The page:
Because I Said So: Teach kids to enjoy city with family

The kids' spring break was a couple of weeks ago and I had big plans. I was going to get on a plane by myself and fly to Antigua where I would charter a sailboat and wend my way down through the Caribbean. Those plans didn't pan out - didn't even make it out of my head - so I opted for a "staycation" instead. I loathe that word, but there it is. I hate it almost as much as the word "blog," yet stay we did. And we cationed, I suppose. And now, I blog.

G & S dig Isaac Hayes' ride
My plan was to see the city, to introduce the kids to where they live, from what they are molded and what it is they should cherish. I wanted to see Sun Studio and the National Civil Rights Museum, the Memphis Botanic Gardens and the Mississippi River itself. I wanted to stroll around the grounds of the Dixon Gallery & Gardens and maybe watch the ducks march at the Peabody Hotel. I wanted soul food from the Four-Way Restaurant.

Fate, however, conspired against us. There was some sickness and days of rain and cold. And, all of these things are quite expensive to do, so we had to be choosey. We visited the Stax Museum of American Soul and had lunch at Dino's Grill, now celebrating their 40th year in business (congratulations!). There was a chalk festival at the Brooks Museum of Art, and some time at the Memphis Zoo.

It was a nice week without much structure as is our wont. And there was plenty to learn, and to relearn, about the city and all it has to offer, from music to food to friends and family. Everyone everywhere, given the chance, should get on a plane sometime and head to the islands and, if you can't do that, then get out in your city and explore. You never know what you might learn.

Last week's Because I Said So column:

Teach kids to enjoy city with family

The week before last, for about half a week, it was springtime in Memphis. Remember that? Temperatures in the 70s, sunshine, the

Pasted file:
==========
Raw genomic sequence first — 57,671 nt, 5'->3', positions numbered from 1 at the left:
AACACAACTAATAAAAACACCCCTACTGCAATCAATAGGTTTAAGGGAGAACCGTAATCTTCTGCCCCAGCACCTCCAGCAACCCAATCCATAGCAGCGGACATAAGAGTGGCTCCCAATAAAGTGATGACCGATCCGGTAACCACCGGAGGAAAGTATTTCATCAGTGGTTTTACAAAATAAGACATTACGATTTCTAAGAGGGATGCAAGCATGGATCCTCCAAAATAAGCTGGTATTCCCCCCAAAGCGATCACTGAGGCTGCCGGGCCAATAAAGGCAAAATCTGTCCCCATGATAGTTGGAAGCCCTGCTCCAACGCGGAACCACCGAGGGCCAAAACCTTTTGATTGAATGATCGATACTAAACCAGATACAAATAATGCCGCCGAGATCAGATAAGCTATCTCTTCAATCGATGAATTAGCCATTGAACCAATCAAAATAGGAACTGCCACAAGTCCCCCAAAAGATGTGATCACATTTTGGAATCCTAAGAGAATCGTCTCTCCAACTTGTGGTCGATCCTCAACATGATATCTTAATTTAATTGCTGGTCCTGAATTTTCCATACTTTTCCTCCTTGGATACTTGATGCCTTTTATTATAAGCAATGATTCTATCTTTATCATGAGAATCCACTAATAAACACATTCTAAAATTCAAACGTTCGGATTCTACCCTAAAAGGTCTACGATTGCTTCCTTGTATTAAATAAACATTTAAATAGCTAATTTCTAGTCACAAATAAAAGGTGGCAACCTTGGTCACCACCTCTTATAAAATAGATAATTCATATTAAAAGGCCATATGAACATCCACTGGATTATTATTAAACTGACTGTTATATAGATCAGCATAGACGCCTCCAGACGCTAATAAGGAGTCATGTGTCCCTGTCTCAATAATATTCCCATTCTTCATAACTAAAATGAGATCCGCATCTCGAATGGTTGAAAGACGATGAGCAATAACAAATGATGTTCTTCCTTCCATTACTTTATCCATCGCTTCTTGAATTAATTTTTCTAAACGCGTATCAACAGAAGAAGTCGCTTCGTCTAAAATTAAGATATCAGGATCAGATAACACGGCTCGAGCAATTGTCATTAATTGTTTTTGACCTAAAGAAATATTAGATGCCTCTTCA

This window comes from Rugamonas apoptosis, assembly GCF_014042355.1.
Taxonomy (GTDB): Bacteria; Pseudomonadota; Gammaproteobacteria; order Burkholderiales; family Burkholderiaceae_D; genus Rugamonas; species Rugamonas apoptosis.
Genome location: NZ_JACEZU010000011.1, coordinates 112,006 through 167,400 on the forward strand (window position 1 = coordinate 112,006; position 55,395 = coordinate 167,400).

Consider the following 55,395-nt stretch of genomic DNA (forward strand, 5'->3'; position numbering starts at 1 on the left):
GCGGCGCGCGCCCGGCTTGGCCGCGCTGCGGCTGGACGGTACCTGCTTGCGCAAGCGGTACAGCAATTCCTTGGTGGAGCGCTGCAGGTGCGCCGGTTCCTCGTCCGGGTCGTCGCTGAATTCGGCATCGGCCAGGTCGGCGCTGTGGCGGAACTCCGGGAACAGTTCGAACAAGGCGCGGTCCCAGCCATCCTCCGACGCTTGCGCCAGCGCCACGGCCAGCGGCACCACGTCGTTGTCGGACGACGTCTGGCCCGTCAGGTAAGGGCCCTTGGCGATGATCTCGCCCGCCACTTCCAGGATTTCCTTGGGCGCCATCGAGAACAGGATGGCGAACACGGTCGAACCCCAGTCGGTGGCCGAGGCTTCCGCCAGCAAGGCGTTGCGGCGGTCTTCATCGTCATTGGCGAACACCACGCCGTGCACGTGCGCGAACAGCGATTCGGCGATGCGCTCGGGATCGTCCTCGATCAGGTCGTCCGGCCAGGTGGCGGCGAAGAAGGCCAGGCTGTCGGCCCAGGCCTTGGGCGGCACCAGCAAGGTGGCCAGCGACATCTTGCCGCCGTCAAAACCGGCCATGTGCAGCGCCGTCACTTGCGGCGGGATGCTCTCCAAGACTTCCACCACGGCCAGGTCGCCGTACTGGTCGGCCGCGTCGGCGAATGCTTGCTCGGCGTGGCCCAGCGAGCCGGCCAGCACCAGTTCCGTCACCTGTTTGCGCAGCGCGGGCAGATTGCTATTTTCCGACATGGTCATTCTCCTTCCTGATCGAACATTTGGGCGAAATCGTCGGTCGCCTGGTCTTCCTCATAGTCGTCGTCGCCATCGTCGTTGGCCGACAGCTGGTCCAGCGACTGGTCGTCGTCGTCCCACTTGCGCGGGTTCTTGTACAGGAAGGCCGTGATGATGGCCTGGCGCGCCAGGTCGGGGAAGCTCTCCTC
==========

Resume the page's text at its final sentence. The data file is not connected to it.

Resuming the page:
saucer magnolia in my front yard even dared to show its colors. Luckily for my kids, that was during their spring break, and we took full advantage of it.

The Memphis Brooks Museum of Art held a chalk art festival with folks creating their own works of art on the plaza in front of the museum. Kids got into the act as well and turned the concrete into a rainbow of butterflies, puppies, squiggly lines and shapes. It looked as if spring had fallen upon Midtown alone and blossomed in chalk dust.

From there, it’s only a hop and a skip to the Memphis Zoo. A short trip unless it’s 70, sunny and spring break. The line of cars waiting to get in snaked through the park and down Poplar. Everyone, it seemed, wanted to see the snakes. Or, more accurately, they wanted to touch a stingray. We never did make it into that exhibit; the lines there were too overwhelming for impatient children (and adults). We’ll make a special trip for the rays.

The highlight of the week for me was a visit to the Stax Museum of American Soul Music. The museum is a treasure trove of soul, blues, styles and grooves. My kids laughed at Isaac Hayes’ hats and boots; they dug his car with its fuzzy floor and gold detail. They swayed and strutted on the dancefloor in front of a floor-to-ceiling episode of “Soul Train,” and they marveled at the display of black Frisbees. “Those are records,” I explained.

My favorite part is the short film shown at the beginning of every visit. I’ve seen it before, and it never fails to bring a lump to the throat. Stax, in its heyday, rode a wave of hits, fame, funk and, most inspirational, family. Steve Cropper, legendary guitarist for Booker T. & the MG’s, says in the film that when you walked into Stax, you were family. Color did not matter. Until it did. When things turned after that tragic April 4 in 1968, a day we’ll commemorate next week, neither Stax nor the city of Memphis would ever be the same.

In the 10 years since the museum opened, though, that tide has turned again. I saw it two weeks ago in a museum where black and white, young and old, all studied the rise and fall of a great American sound. We laughed at the size of the collars, wiped a tear at the story of a plane crash and danced to the same beat. In a park across town on another day, my kids sidled up to others from throughout the city to revel in color. At our world-class zoo, where there was once a day of the week set aside for black-only visitors, multitudes of all ethnicities wandered.

Last week saw the official first day of spring, though the predicted snow the following day said otherwise. Either way, the long winter hibernation is over. It’s time to get out and visit your city, wherever you live; learn what it holds, its history good and bad, and enjoy time with family that you know, and that you have yet to meet.